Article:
Updated: Jul 7, 2020
| This is the 186th story of Our Life Logs |
I was born in Washington, D.C. in 1991, and lived in the surrounding counties throughout my childhood. In 1999, my parents faced some financial struggles, so Grammy and Grandpa opened the door to us. It was just like the weekends we sometimes spent with them…only longer!
As an eight-year-old, I adored living with my grandparents, especially Grammy. Though Grammy didn’t have the formal education of a scholar, her faith and life experience gave her the spiritual and practical wisdom to be a sharp and supportive grandmother. I remember I used to proudly prance around the house with my Cabbage Patch Kid and a towel over my head to mimic long hair. My dramatic portrayal of a mother was often accompanied by a song from one of my favorite singers, which at the point were all prominent divas—Mariah Carey, Whitney Houston, and Celine Dion, to name a few.
Other adults might have told a young boy that he wasn’t supposed to do that because it was for girls, but Grammy would join me, marching with me and asking where we were going. This small, affirming action reminded me that she was always behind me, not just when I was playing with a baby doll in her living room.
Once, I mustered up the courage to play a blues progression on the piano for my grandparents. “Oh, that’s nice,” Grammy said. “That’s the music we used to listen to before we got saved.” Later, I found out that in her earlier years, Grammy was pretty good on the keys herself, playing the organ for years and years at church. I believe that her blood in my veins is one of the many reasons I’ve always wanted to sing, play, and write music. In these moments with Grammy, I learned to find the beauty in expressing myself.
We moved out of my grandparents’ home in 2005, and by then I was in high school. The lessons and affirmations I learned in my childhood had to make room for what I was now learning about myself. I went to a Christian high school, equipped with plain-colored uniforms and weekly chapel. What should have been a place for devotion was more of a weekly seminar of religious rhetoric, often feeding us the ideas of how a Christian was supposed to act—what type of music we should listen to, how we were supposed to dress, and what it meant to be successful (looking back, this mindset seems less Christian and more American-Capitalistic).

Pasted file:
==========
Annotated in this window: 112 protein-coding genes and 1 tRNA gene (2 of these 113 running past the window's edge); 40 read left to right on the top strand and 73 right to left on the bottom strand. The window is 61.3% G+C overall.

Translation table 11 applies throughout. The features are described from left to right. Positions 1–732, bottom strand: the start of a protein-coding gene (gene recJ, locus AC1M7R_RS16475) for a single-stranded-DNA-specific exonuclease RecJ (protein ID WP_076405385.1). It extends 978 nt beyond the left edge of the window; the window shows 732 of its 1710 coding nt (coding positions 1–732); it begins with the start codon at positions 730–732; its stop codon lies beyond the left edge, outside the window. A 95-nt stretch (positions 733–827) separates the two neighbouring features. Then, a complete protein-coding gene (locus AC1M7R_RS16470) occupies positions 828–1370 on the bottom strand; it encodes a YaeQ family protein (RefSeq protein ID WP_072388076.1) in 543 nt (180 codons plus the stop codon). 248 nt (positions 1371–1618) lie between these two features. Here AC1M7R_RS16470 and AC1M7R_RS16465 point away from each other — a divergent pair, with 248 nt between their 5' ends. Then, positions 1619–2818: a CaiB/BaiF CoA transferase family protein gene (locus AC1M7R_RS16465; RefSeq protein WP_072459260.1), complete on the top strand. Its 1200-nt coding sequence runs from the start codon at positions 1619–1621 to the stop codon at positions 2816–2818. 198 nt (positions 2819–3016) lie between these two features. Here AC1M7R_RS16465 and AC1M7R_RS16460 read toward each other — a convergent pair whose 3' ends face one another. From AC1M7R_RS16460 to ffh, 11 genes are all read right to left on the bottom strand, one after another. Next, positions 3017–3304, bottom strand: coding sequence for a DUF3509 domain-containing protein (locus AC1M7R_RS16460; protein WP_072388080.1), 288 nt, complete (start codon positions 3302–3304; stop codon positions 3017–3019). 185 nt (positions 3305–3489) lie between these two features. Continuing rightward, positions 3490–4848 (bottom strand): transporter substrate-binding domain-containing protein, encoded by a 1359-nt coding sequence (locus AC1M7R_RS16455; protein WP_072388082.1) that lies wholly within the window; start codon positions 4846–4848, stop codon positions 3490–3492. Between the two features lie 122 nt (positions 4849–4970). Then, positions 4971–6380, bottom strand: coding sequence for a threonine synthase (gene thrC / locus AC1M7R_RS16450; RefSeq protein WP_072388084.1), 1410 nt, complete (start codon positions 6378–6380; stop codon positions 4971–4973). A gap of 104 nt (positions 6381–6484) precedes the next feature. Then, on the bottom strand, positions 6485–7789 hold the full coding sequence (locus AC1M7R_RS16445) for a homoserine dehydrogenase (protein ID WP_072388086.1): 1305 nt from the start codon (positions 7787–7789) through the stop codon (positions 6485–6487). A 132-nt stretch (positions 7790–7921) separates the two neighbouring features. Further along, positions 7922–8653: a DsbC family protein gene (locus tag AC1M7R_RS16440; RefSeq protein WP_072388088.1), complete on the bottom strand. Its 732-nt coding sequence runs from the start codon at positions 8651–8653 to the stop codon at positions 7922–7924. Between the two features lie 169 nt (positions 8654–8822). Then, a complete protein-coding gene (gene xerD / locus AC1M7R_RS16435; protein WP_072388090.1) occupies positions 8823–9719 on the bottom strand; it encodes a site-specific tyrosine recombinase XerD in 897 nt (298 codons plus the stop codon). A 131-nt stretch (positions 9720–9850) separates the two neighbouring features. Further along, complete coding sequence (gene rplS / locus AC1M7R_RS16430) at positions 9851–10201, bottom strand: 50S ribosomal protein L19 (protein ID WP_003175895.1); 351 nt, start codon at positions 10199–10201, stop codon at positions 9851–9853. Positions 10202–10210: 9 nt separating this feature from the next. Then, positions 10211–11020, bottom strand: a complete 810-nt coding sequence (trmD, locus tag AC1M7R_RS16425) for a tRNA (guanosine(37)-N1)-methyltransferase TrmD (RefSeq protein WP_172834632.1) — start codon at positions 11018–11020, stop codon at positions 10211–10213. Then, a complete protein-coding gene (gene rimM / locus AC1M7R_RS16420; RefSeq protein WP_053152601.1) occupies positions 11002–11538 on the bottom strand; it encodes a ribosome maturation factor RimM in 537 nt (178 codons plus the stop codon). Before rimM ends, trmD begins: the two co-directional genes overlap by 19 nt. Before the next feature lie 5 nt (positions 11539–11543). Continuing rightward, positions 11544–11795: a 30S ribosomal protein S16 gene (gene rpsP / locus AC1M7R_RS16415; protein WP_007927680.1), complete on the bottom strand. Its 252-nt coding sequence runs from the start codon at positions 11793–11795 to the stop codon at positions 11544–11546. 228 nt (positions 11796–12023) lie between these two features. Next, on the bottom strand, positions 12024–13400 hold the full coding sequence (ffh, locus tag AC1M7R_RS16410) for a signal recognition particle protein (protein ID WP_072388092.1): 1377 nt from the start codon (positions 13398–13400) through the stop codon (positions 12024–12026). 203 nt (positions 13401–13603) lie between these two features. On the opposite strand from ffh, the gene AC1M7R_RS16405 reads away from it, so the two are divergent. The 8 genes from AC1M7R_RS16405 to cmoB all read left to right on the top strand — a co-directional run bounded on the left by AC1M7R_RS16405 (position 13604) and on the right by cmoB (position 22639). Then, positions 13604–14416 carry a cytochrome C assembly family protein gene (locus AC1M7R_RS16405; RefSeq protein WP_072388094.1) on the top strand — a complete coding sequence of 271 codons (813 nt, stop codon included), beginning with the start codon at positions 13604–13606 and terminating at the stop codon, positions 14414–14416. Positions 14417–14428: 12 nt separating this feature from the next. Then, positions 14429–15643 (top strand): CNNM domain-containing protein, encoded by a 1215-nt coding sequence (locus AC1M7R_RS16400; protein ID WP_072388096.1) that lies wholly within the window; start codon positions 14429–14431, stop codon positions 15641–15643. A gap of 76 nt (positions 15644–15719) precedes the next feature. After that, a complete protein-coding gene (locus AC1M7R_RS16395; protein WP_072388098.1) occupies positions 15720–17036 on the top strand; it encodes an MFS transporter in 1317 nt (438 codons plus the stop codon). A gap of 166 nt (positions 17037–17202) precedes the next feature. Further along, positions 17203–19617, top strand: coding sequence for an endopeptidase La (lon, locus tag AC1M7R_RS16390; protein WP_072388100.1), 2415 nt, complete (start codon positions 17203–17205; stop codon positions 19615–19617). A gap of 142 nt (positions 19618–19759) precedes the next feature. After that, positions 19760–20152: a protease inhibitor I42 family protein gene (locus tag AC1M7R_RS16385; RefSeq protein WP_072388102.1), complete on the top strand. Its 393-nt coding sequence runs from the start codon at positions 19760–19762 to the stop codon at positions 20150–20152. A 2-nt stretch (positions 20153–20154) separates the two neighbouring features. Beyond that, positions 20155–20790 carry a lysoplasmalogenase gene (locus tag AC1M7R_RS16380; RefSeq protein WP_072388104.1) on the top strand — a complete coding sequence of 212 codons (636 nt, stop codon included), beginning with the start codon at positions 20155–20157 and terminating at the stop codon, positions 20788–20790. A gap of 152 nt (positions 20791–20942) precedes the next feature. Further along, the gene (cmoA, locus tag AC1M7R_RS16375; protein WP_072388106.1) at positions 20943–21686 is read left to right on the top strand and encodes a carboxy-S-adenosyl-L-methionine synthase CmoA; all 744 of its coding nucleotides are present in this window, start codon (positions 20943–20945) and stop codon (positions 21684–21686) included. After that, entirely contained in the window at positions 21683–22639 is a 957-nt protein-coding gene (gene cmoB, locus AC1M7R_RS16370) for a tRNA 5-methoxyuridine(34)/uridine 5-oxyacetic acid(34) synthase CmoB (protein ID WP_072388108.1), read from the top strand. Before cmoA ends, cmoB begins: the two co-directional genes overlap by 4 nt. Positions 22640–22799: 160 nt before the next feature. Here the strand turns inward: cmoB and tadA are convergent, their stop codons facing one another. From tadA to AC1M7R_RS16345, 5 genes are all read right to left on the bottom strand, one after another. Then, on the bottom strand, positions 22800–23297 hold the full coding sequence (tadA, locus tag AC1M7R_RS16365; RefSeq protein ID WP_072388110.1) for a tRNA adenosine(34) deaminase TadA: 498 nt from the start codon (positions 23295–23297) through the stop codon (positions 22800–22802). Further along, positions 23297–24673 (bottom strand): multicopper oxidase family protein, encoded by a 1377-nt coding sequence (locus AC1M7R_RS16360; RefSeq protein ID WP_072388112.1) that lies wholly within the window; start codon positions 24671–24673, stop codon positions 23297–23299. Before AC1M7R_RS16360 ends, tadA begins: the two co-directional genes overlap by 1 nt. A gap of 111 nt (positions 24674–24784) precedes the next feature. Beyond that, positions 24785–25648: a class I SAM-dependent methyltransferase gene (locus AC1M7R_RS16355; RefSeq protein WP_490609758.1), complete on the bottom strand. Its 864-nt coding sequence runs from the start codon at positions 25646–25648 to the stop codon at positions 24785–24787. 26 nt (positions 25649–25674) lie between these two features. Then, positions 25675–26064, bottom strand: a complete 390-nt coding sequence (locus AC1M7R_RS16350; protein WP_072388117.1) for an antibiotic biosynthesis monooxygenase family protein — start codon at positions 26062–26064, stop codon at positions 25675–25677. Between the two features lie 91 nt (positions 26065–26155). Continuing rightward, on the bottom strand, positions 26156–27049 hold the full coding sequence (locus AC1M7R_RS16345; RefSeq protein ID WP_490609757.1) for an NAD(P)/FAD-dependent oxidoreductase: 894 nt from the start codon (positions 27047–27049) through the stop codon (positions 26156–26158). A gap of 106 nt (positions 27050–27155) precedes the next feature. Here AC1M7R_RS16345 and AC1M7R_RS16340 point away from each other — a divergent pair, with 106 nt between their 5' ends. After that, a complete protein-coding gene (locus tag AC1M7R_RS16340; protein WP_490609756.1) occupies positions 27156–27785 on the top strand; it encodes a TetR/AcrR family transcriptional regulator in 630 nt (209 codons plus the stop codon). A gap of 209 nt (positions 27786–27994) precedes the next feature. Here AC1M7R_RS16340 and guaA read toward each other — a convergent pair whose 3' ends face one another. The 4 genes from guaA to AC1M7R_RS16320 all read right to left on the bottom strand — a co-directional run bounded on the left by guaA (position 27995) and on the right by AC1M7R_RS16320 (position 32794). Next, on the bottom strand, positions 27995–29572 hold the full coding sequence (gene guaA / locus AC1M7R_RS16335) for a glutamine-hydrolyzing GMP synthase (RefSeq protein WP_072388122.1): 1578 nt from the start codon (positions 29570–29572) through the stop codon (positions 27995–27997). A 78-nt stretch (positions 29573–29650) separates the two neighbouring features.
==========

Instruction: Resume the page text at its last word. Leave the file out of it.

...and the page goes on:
Being in that environment inevitably has a way of influencing you, whether you would like it to or not. I took on the idea of success that seemed to be inseparable from the “Christian” lifestyle my school promoted — which was to fulfill others’ expectations to be perfect, and please people by going to college, getting a diploma, and securing a successful 9-5 job. I have loved singing and creating my own music ever since I could remember, but the older I got, the less I thought about pursuing it as a career. For some reason it just seemed right to stick to “safe” careers, even though something in my heart told me not to.
In September of 2009, I started college in Philadelphia, Pennsylvania, majoring in Communication – Global Journalism at Drexel University. Though I was finally in a place that I could make my own, I felt as though I left my family behind. Just three months before leaving, Grammy had moved into our house. We set up an elegant bedroom for her and my grandfather, as Grammy had been diagnosed with cancer. Unlike the times we used to spend with them, this wasn’t a fun-filled weekend. It was the end.
Any excitement I had about busting out and becoming myself slowly declined during my first semester at college. I felt lonely. Disinterested. As I sat in class, it was becoming clearer that I wasn’t studying my passion—I was preparing for a lifetime of feeling the same way I did then. However, I pushed those thoughts aside. I told myself that playing it safe would be better for me in the long run…right?
I hit my low point when I received a phone call in November from my father. I was in the dining hall at Drexel, and I immediately knew what the phone call would be about. I braced myself for the news. Grammy had passed away that morning.